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6 papers 100 to 500 followers
By Juvenal Jr Mottola Physician in a climical practice
D Craig Allred, Stewart J Anderson, Soonmyung Paik, D Lawrence Wickerham, Iris D Nagtegaal, Sandra M Swain, Elefetherios P Mamounas, Thomas B Julian, Charles E Geyer, Joseph P Costantino, Stephanie R Land, Norman Wolmark
PURPOSE: The NSABP (National Surgical Adjuvant Breast and Bowel Project) B-24 study demonstrated significant benefit with adjuvant tamoxifen in patients with ductal carcinoma in situ (DCIS) after lumpectomy and radiation. Patients were enrolled without knowledge of hormone receptor status. The current study retrospectively evaluated the relationship between receptors and response to tamoxifen. PATIENTS AND METHODS: Estrogen (ER) and progesterone receptors (PgR) were evaluated in 732 patients with DCIS (41% of original study population)...
April 20, 2012: Journal of Clinical Oncology: Official Journal of the American Society of Clinical Oncology
Mike J Clarke
BACKGROUND: There have been many randomised trials of adjuvant tamoxifen among women with early breast cancer, and an updated overview of their results is presented. OBJECTIVES: In this report, the Early Breast Cancer Trialists' Collaborative Group present their third 5-yearly systematic overview (meta-analysis) of treatment with tamoxifen. SEARCH STRATEGY: Trial identification procedures for the EBCTCG overviews have been described elsewhere...
2008: Cochrane Database of Systematic Reviews
Charlotte Lanng
About 80% of all breast cancers are oestrogen sensitive. Patients operated for breast cancer treated with tamoxifen or aromase inhibitors (AI) have a lower incidence of contralateral breast cancer. Based on this knowledge, prophylactic studies comparing tamoxifen with placebo have found a 30% reduction in breast cancer. Unacceptably many women developed endometrium cancer or thromboembolic side-effects in the tamoxifen group. Prophylactic studies have been initiated in recent years comparing AI with placebo...
September 3, 2007: Ugeskrift for Laeger
B Fisher, J P Costantino, D L Wickerham, C K Redmond, M Kavanah, W M Cronin, V Vogel, A Robidoux, N Dimitrov, J Atkins, M Daly, S Wieand, E Tan-Chiu, L Ford, N Wolmark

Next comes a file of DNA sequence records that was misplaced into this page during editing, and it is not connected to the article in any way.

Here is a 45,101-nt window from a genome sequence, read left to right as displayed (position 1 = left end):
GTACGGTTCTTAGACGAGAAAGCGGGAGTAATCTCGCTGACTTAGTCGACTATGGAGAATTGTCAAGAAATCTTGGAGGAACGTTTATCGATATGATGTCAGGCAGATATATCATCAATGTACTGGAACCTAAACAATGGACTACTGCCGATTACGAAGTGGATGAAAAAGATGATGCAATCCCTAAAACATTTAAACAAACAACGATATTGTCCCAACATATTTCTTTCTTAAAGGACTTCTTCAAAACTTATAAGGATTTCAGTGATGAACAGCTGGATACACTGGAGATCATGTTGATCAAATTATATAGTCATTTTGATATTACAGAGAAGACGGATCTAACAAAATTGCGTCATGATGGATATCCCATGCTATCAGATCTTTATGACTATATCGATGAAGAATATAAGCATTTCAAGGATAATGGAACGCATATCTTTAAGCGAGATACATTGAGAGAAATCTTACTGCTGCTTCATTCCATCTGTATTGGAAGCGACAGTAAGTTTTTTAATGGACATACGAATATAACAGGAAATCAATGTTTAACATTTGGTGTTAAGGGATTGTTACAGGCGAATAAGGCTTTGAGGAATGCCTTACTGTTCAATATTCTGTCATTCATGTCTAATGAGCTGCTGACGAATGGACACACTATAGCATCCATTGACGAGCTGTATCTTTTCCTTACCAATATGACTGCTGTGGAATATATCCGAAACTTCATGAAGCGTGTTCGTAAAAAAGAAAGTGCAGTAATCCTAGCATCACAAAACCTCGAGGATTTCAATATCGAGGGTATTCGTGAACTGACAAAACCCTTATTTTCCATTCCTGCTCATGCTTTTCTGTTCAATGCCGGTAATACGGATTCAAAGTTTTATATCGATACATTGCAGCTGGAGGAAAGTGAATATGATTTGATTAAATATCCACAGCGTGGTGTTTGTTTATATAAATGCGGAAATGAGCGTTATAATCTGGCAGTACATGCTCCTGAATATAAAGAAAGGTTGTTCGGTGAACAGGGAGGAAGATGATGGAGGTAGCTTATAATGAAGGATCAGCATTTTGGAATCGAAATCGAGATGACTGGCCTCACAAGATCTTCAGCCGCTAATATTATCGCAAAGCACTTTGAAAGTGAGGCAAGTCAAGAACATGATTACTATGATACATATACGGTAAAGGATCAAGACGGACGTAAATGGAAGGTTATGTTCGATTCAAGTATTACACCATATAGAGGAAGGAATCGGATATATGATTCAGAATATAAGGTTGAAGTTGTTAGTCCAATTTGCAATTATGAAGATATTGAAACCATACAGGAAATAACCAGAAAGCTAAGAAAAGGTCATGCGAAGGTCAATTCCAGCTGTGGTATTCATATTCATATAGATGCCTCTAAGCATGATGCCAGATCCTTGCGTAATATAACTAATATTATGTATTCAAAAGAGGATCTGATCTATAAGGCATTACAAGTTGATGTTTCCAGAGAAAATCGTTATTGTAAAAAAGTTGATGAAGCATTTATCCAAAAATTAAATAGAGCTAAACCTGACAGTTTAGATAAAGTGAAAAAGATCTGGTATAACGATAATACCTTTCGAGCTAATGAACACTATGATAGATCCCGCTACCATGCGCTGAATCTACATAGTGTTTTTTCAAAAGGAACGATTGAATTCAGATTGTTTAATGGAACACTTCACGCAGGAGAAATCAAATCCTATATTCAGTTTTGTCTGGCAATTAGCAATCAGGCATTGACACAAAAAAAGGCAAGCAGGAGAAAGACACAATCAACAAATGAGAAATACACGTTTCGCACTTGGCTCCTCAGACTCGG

BACKGROUND: The finding of a decrease in contralateral breast cancer incidence following tamoxifen administration for adjuvant therapy led to the concept that the drug might play a role in breast cancer prevention. To test this hypothesis, the National Surgical Adjuvant Breast and Bowel Project initiated the Breast Cancer Prevention Trial (P-1) in 1992. METHODS: Women (N=13388) at increased risk for breast cancer because they 1) were 60 years of age or older, 2) were 35-59 years of age with a 5-year predicted risk for breast cancer of at least 1...
September 16, 1998: Journal of the National Cancer Institute
M Baum
Tamoxifen is currently established as the endocrine treatment of choice in breast cancer. In advanced breast cancer, response rates of up to 60% in women with oestrogen receptor (ER)-positive tumours have been reported. In early breast cancer, tamoxifen can produce significant benefits, both statistically and clinically, in terms of reduction in relative risk of relapse or death in all patient subgroups (i.e. ER status, aged < or > 50 years) except premenopausal women with ER-negative tumours. The major benefit, however, is seen in women over 50 years old with ER-positive tumours...
September 1998: British Journal of Cancer
B Fisher, J Dignam, J Bryant, A DeCillis, D L Wickerham, N Wolmark, J Costantino, C Redmond, E R Fisher, D M Bowman, L DeschĂȘnes, N V Dimitrov, R G Margolese, A Robidoux, H Shibata, J Terz, A H Paterson, M I Feldman, W Farrar, J Evans, H L Lickley
BACKGROUND: In 1982, the National Surgical Adjuvant Breast and Bowel Project initiated a randomized, double-blinded, placebo-controlled trial (B-14) to determine the effectiveness of adjuvant tamoxifen therapy in patients with primary operable breast cancer who had estrogen receptor-positive tumors and no axillary lymph node involvement. The findings indicated that tamoxifen therapy provided substantial benefit to patients with early stage disease. However, questions arose about how long the observed benefit would persist, about the duration of therapy necessary to maintain maximum benefit, and about the nature and severity of adverse effects from prolonged treatment...
November 6, 1996: Journal of the National Cancer Institute
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